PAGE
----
Hey, he was safe with me

Australian wildlife expert Steve Irwin, who gained fame for his "Crocodile Hunter" cable-TV series, is wrestling a tough new adversary: child-welfare advocates. Many of them were outraged at a recent broadcast that showed Irwin holding his infant son while hand-feeding a 13-foot crocodile at his reptile park. Some compared the incident to Michael Jackson dangling his son from a hotel window in 2002. In a TV interview, Irwin insisted the event was carefully planned and did not endanger the child. Asked how he'd do things differently, he said: "I'd make sure there were no cameras around."

But I meant it in a good way

Zambia's government wants to give Roy Clarke a free plane ticket. The catch? It's one way, to his native Britain. Reason: The newspaper columnist referred to President Levy Mwanawasa as a "foolish elephant" after his visit to a game reserve and called two ministers "baboons." At last report, Clarke was in hiding and had won a court order blocking the deportation. But Home Affairs Secretary Peter Mumba, one of the ministers Clarke criticized, vowed: "We'll fish him out even if he is hiding in a spider hole."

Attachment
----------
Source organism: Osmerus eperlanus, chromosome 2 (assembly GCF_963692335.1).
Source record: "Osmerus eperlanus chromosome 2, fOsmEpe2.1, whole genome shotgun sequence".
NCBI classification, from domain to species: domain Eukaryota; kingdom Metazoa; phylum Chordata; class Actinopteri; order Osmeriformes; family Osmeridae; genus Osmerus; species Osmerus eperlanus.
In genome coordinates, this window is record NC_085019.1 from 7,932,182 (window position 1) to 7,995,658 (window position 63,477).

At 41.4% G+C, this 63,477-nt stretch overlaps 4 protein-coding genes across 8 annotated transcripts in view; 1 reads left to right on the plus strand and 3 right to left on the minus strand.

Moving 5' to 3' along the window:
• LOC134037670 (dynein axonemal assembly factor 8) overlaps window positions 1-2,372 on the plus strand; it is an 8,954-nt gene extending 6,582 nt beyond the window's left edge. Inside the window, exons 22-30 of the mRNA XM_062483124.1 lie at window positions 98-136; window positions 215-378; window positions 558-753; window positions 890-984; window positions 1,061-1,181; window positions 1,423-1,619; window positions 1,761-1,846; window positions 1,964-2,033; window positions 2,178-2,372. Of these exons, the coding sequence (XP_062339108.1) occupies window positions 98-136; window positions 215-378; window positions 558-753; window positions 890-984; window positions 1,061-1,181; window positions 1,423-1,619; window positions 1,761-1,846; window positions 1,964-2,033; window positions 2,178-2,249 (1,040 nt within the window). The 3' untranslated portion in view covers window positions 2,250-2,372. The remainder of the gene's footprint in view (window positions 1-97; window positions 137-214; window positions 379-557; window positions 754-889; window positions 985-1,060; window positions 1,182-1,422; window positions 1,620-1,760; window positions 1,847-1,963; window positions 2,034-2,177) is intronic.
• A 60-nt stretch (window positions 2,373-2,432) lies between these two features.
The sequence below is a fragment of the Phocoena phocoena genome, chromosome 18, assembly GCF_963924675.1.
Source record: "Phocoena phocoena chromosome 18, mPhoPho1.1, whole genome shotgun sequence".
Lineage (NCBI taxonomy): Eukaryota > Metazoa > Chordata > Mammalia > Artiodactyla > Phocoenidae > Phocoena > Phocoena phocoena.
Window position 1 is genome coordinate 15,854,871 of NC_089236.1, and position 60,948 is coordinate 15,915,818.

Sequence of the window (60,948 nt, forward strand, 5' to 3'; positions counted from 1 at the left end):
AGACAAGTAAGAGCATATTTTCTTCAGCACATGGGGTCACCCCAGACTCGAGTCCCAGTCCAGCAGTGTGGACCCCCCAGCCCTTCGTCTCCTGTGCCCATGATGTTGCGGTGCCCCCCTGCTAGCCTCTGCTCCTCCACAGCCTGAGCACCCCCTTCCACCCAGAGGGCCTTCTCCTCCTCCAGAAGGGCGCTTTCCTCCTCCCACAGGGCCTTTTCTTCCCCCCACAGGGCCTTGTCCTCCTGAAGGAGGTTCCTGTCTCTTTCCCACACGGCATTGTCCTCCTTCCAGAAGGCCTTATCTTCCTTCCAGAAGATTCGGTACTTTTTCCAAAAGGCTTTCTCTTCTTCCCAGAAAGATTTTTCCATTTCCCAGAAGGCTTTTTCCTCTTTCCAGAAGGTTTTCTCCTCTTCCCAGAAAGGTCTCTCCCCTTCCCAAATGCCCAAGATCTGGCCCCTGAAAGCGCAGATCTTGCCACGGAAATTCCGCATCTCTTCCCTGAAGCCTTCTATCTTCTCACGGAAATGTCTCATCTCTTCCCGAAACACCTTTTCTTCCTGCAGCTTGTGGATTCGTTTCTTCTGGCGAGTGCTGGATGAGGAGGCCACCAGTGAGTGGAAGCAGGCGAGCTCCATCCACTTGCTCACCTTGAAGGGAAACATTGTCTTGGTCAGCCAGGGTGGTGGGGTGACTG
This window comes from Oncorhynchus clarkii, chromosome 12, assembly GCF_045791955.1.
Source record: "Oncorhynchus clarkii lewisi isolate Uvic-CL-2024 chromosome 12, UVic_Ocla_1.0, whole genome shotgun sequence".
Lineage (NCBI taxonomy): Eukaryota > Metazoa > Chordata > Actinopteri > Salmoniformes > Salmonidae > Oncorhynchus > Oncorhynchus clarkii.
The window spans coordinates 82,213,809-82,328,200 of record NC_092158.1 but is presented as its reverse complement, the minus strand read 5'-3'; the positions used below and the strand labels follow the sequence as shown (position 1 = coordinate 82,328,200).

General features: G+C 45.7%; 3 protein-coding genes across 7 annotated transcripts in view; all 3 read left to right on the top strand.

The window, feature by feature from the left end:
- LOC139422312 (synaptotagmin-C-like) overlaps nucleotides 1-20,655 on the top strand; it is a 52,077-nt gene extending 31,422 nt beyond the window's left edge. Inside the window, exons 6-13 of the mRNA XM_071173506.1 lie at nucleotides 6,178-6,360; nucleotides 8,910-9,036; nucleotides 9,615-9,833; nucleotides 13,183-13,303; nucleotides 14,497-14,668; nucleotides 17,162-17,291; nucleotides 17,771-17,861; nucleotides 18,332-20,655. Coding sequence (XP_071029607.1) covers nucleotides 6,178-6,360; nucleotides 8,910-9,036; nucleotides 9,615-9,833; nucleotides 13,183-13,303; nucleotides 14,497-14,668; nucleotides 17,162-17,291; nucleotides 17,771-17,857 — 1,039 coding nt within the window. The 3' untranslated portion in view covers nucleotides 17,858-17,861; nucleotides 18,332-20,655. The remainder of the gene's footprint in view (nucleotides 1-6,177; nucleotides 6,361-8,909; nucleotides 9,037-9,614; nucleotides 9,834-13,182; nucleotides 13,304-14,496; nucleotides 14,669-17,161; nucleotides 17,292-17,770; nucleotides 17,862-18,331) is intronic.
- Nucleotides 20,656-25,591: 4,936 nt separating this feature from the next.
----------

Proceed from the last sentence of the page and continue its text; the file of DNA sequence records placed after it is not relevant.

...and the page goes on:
Top names for newborns in Britain? Jack and Emily

Jack was the most popular name for newborn boys in England and Wales in 2003, retaining the top spot for a ninth straight year. The lead choice for girls, according to a newly released list by Britain's Office for National Statistics, was Emily. Biblical and otherwise traditional names as well as those associated with popular TV shows also made strong showings. The top 10 in each category last year:

Boys / Girls
1. Jack Emily
2. Joshua Ellie
3. Thomas Chloe
4. James Jessica
5. Daniel Sophie
6. Oliver Megan
7. Benjamin Lucy
8. Samuel Olivia
9. William Charlotte
10. Joseph Hannah - Associated Press

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